I, like everyone else (on Steam, that is), logged dozens of hours into Dragon Ball Xenoverse. I couldn’t get enough of the game that reminded me of the glee of binge-watching bootleg VHSes of the extraterrestrial kungfu show in my childhood room. Never before did a Dragon Ball game demand my attention, or even garner my attention for that matter. The developers over at Dimps seemed to understand what made Dragon Ball Z so great; the kinetic action, the farcical dialogue and nonsensical story, the unapologetic assault on sound and vision. Xenoverse finally felt like the show.
Puzzle games tend to be on the beautiful side. Smart developers must realize that the player will spend most of his or her time inspecting, studying and generally staring at their digital surroundings, so you better make it damn beautiful to look at. Whether it be surveying aseptic Aperture Science labs in Portal or navigating derelict spaceships in The Swapper, these video games transport you to ponderously pretty and preposterously puzzling places. (There are so many astonishingly beautiful games out there so picking only seven was a quite a task!) Here are the seven prettiest puzzle games in my estimation.
Kickstarter is a wonderful place to visit to get excited about upcoming indie games, but you may notice some potential projects need a little more love from the video gaming community to become a reality! If you’re looking to donate to a campaign or two and have had trouble deciding where your money should go, check out this yet-to-be-fully-funded (but still very promising) Kickstarter projects!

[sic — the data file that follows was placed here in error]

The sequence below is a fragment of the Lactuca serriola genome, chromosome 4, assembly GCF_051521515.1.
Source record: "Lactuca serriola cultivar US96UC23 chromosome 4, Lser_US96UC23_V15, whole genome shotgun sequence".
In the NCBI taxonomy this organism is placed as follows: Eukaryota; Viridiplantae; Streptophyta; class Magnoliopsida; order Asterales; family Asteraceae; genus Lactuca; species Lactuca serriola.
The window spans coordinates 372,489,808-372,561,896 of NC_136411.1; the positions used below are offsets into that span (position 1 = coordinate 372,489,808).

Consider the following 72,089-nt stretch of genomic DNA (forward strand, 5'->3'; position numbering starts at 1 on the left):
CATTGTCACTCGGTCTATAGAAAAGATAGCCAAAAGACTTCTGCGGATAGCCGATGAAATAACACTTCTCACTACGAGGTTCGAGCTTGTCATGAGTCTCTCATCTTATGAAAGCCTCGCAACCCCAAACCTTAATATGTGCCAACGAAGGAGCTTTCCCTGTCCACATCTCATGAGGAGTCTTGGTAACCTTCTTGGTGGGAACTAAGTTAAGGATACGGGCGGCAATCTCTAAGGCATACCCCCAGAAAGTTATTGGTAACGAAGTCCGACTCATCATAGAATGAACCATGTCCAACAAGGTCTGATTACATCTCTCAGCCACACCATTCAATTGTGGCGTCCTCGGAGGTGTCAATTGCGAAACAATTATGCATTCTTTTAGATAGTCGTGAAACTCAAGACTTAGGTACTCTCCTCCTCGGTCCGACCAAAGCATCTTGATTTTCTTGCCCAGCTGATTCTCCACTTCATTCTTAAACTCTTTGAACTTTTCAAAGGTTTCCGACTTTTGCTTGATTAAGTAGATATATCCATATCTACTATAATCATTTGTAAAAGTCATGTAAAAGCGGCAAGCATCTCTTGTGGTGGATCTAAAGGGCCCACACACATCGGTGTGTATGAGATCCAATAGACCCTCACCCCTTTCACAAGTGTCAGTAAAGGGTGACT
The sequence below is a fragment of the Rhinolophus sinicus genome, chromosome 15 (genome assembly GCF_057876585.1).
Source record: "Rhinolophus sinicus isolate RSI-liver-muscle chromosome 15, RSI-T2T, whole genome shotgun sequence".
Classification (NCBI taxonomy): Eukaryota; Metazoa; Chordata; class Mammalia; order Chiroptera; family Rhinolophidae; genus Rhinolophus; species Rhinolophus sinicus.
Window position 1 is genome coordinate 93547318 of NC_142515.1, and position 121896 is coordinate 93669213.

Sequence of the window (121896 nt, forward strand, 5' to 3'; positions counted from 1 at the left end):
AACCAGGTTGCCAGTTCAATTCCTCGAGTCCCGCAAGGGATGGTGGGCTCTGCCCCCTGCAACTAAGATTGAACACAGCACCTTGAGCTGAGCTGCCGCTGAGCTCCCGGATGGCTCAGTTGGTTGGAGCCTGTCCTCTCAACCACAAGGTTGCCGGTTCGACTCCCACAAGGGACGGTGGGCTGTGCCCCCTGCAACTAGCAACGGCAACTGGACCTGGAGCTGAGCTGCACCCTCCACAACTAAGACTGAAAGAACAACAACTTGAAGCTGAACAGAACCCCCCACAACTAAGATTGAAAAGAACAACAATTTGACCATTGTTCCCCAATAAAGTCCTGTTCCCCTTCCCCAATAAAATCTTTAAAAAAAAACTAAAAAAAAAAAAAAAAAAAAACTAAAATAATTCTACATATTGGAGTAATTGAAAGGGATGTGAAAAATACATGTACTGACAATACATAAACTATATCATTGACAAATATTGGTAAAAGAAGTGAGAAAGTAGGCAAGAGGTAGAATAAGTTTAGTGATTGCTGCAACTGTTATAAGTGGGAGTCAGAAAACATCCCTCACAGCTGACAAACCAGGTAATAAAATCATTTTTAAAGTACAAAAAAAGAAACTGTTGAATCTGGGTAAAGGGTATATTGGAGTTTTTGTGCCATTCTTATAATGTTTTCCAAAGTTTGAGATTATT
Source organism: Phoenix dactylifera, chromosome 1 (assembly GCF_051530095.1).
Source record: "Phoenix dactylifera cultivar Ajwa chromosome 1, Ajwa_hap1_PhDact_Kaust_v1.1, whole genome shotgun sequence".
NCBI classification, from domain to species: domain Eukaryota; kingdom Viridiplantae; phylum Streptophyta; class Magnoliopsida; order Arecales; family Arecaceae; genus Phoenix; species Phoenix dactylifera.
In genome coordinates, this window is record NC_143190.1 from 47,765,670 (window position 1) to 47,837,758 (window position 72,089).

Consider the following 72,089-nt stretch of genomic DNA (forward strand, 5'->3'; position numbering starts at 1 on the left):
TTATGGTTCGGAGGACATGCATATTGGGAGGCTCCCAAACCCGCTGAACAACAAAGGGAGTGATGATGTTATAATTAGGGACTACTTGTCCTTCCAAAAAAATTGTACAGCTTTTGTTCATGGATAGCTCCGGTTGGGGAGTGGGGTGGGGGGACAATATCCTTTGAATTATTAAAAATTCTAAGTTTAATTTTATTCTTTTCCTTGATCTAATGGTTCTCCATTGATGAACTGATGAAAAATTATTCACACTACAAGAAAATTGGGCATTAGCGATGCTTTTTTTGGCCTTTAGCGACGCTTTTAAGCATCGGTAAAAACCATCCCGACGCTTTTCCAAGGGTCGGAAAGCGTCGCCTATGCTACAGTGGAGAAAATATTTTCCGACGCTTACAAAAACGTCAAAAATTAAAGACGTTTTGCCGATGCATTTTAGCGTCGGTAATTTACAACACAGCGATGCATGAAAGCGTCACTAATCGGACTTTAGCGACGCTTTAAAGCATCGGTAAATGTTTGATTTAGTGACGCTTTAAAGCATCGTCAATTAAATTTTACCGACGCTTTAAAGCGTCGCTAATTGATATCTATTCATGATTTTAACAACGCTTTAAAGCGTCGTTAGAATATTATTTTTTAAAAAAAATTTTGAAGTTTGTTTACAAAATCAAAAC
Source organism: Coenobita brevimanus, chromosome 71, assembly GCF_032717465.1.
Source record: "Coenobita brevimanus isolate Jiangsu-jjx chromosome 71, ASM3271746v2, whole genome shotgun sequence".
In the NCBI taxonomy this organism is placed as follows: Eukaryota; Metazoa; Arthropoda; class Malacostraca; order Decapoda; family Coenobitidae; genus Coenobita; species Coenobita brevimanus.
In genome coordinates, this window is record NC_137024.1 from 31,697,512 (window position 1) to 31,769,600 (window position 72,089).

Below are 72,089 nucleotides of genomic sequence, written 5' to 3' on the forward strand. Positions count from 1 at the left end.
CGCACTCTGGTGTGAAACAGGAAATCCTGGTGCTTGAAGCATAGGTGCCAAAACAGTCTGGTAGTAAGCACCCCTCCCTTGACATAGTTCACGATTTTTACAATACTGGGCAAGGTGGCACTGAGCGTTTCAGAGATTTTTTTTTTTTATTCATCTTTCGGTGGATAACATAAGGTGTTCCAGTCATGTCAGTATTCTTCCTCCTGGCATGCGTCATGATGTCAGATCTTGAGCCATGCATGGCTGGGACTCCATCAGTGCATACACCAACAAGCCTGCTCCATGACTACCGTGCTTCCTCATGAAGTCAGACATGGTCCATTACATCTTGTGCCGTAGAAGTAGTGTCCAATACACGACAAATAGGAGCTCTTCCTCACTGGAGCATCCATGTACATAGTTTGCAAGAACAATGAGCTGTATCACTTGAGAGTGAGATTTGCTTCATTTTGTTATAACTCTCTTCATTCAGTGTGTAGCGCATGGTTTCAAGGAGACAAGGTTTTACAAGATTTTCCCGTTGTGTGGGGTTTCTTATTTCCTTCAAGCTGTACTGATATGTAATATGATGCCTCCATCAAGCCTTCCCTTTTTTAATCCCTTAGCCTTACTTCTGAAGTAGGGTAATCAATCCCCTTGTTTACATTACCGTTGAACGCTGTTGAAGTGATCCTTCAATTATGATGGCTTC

There are some addictive mobile games out there — as I recently elucidated in my Lifeline review. But some are embarrassingly addictive. You’re hesitant to admit that these annoyingly cute, outrageously obnoxious or exceptionally mindless games consume your time and thumb-power. You don’t want friends, family or even strangers seeing you indulge in these guilty pleasures. Here is Game Blog Girl’s list of five of the most horribly addictive and terrifyingly embarrassing games!
Sailor Moon was a childhood obsession of almost every girl and — in secret — boy who had the honor of growing up in the late ’90s/early 2000s. Who couldn’t love Sailor Moon? It’s a hyper-cute, all-female (excluding the tuxedoed gentleman in the mask) version of the Avengers. You know what a super-popular ’90s cartoon sounds like to me? A good video game waiting to happen.
Everyone’s been talking about the spectacular looking Zelda Wii U game. For good reason, too. Because — and I believe I mentioned this earlier — it is spectacular looking.
Also, the game is purportedly open-world. Open what, you might exclaim. Yep, you read correctly. A beautifully-rendered watercolor world that’s completely free to explore in a Zelda title. That’s pretty amazing.
The sneak peek of the new Legend of Zelda game that Nintendo’s Digital Event gave us sparked something unexpected as well. The character featured in the snippet of gameplay looks undeniably feminine. Is it Link? Is Link female? Is Link even a girl’s name? (Admittedly, the last question has only been asked by me.)
I was surprised to find a strong negative reaction to the possibility of a female Link from Legend of Zelda fans. I can understand diehard fans resisting alterations to beloved characters. But c’mooon. There’s at least five reasons a female Link would be awesome. Read on to find out what they are.